A geeky look at some of the best bloopers from films set in the capital.
Captain Kidd (1945)
This swashbuckling pirate flick stars Charles Laughton as the eponymous anti-hero. Though it was nominated for an Oscar for Best Original Score, the film was never going to win an award for historical accuracy. As a case in point, the establishing shot for London (above) is dominated by Tower Bridge. Captain Kidd was executed in 1701, a whole 193 years before Tower Bridge was completed. That's like the Shard appearing in Oliver Twist.
The Long Good Friday (1980)
This superb Bob Hoskins gangster film is notable for suggesting an East London Olympics 32 years before it actually happened, as well as the unforgettable final scene in which a thwarted Hoskins contemplates his fate. It's a pretty flawless outing, save for one super-geeky blooper towards the end. Here we see Hoskins and Helen Mirren sharing a ride to the Savoy. Both their car, and a departing vehicle drive on the left when, as any London nerd knows, the Savoy is one of the few places where drivers must keep to the right-hand side.
Reign of Fire (2002)
This occasionally entertaining B-movie starts and ends in London. The story opens as a young boy walks from Trafalgar Square to a construction site, where his mum is leading the dig for a new DLR extension. The engineers tunnel too deep and uncover a hibernating dragon. Carnage ensues, the boy grows up into Christian Bale, and we can't remember what happens at the end. Something with Big Ben.
It's not entirely clear where the DLR construction site is supposed to be. The roundels on the hoardings suggest several stations, which we can only presume are part of the intended route for the DLR extension. They include Rotherhithe, Oxford Circus, Lambeth North and London Bridge. The other clue is the number 56 bus shown in the foreground (the other bus is too distant to read the number). The closest the 56 gets to the places shown in the roundels is Smithfield. Could the site be Farringdon? The most obvious visual clue, though, is the pair of tall chimneys in the background. A bit of googling reveals them to be the towers of Ringsend Power Station in Dublin. That's one hell of a DLR extension.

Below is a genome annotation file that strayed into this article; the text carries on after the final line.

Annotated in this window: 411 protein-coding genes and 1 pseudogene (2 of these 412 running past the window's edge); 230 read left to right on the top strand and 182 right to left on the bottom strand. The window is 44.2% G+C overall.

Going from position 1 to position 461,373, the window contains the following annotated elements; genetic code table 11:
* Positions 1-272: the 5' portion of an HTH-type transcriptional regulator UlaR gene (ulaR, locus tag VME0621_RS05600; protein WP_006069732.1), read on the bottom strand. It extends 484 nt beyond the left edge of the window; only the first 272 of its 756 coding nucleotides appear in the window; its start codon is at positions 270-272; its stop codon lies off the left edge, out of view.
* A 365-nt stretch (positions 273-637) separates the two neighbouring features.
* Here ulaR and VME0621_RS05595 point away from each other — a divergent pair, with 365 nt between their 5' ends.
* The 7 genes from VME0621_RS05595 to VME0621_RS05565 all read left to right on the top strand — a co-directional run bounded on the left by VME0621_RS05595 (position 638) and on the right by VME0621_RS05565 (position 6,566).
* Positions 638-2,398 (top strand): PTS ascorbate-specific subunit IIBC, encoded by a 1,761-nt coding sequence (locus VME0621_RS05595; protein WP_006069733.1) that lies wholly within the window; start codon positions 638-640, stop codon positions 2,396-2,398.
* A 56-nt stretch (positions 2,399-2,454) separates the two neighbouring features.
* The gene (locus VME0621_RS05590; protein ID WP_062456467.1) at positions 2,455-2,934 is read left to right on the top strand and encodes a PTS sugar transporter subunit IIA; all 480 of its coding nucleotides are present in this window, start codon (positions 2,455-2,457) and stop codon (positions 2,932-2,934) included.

One of the better Bond films, partly because it gives a starring role to London Underground. Here we see Daniel Craig (or stunt double) preparing to leap onto a departing train. The astute tube geek will find a couple of anomalies in the shot above. First, the roundel says Temple, when this is clearly not Temple. The curvature of the tunnel reveals this as a deep-level tube line, much smaller than a sub-surface station like the real-life Temple.
Second, the train is going to Wimbledon, which means it must be on the District line (a detail later confirmed, when Bond consults an in-carriage District line map). Yet the type of carriage shown would never go to Wimbledon. It is one of the smaller trains indigenous to the deep-level lines. The goofs are explained by the filming location, which was the abandoned platforms at Charing Cross (a deep-level station).
The same tunnels are later used to represent Embankment station. Here our hero chases the Trump-haired baddie down an escalator. The pair slide down the central divide, and we're treated to a POV from Bond's groin. In real life, the space between escalators is always killjoyed by a series of sticky-uppy signs, because plenty of people would slide down the middle if they could.
See also Part 1, in which we nitpick children's films One Hundred and One Dalmatians, Mary Poppins, One of our Dinosaurs is Missing, A Christmas Carol and Paddington.
With thanks to commenter Juno for the Captain Kidd tip.